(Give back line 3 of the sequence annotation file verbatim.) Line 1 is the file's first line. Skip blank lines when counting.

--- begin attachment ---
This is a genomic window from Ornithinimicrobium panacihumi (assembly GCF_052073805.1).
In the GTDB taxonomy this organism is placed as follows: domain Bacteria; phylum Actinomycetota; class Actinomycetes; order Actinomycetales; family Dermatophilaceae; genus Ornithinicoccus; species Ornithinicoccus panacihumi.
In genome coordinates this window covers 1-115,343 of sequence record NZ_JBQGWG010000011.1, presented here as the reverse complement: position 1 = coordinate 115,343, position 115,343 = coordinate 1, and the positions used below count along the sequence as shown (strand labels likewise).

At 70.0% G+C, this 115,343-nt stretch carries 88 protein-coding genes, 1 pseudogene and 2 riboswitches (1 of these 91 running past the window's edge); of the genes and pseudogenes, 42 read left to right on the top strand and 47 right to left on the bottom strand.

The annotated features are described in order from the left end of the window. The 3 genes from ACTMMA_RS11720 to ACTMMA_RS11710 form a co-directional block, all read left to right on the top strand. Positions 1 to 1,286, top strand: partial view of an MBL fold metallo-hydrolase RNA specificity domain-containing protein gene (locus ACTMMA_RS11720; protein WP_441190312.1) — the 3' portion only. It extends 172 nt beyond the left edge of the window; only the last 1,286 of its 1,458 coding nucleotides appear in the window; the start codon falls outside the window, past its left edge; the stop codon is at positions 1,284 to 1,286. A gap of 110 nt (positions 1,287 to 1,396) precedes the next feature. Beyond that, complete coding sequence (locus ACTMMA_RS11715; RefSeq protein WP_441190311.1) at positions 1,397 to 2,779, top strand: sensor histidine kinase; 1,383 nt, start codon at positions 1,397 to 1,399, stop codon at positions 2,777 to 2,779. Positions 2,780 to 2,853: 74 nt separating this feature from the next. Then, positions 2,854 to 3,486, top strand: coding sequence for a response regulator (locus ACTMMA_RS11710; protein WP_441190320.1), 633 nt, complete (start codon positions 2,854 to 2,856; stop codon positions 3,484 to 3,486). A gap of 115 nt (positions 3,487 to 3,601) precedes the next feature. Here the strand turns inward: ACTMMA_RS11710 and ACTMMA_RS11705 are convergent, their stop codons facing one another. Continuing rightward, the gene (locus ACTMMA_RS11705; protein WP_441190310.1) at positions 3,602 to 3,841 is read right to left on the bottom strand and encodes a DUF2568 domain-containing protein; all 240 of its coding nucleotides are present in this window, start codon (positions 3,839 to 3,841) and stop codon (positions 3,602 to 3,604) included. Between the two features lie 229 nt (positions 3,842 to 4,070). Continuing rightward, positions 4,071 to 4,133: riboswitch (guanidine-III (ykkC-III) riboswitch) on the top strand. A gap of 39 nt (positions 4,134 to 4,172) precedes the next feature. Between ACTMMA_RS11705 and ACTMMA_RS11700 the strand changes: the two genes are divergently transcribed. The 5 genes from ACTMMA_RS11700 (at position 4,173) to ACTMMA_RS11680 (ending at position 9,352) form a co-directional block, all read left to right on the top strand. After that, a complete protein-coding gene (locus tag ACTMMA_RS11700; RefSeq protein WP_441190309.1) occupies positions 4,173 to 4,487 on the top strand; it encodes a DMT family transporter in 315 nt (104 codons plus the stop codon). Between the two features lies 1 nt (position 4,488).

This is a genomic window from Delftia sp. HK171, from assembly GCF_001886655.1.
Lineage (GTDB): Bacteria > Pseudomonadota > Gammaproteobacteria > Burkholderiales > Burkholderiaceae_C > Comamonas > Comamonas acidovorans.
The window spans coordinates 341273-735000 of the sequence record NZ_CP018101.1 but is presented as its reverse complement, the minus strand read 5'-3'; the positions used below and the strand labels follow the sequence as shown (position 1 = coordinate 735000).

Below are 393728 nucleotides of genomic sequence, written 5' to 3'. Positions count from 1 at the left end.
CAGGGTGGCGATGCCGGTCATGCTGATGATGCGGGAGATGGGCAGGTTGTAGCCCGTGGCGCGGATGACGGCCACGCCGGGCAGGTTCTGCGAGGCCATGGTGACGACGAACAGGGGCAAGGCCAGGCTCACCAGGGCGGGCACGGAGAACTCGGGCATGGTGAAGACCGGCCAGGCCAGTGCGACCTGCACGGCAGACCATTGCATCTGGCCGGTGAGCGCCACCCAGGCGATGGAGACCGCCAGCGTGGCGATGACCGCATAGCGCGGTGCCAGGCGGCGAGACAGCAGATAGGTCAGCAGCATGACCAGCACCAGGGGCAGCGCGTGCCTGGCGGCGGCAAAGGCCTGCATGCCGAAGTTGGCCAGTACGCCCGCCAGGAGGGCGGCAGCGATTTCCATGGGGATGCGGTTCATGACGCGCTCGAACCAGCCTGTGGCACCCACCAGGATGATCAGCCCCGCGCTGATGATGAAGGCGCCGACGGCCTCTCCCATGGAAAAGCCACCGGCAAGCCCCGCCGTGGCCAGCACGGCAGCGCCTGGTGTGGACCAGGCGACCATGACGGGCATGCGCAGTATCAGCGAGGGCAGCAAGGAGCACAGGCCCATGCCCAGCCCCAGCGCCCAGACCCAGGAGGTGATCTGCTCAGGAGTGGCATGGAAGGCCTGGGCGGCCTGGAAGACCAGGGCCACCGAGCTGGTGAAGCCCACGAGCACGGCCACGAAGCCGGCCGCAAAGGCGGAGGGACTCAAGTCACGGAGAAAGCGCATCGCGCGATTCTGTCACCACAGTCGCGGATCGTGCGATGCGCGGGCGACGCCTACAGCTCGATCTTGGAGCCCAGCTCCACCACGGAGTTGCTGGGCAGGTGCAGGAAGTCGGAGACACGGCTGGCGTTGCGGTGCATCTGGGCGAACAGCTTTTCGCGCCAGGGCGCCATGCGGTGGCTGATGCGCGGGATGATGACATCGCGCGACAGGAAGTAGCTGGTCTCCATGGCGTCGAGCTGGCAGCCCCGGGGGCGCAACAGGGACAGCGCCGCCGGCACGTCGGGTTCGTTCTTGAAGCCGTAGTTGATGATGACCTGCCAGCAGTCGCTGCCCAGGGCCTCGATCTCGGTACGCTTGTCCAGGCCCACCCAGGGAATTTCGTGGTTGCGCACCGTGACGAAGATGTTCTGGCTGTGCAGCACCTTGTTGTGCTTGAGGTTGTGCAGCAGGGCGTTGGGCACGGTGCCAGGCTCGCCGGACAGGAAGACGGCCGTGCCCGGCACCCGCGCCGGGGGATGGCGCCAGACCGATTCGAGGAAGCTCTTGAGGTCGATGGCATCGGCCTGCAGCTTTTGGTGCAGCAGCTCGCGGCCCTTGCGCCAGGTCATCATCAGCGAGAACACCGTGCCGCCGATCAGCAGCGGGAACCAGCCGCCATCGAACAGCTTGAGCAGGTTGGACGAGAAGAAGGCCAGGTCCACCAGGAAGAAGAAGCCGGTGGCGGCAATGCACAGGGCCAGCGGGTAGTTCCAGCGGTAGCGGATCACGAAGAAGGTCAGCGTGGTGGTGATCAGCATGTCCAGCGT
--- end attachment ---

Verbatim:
In genome coordinates this window covers 1-115,343 of sequence record NZ_JBQGWG010000011.1, presented here as the reverse complement: position 1 = coordinate 115,343, position 115,343 = coordinate 1, and the positions used below count along the sequence as shown (strand labels likewise).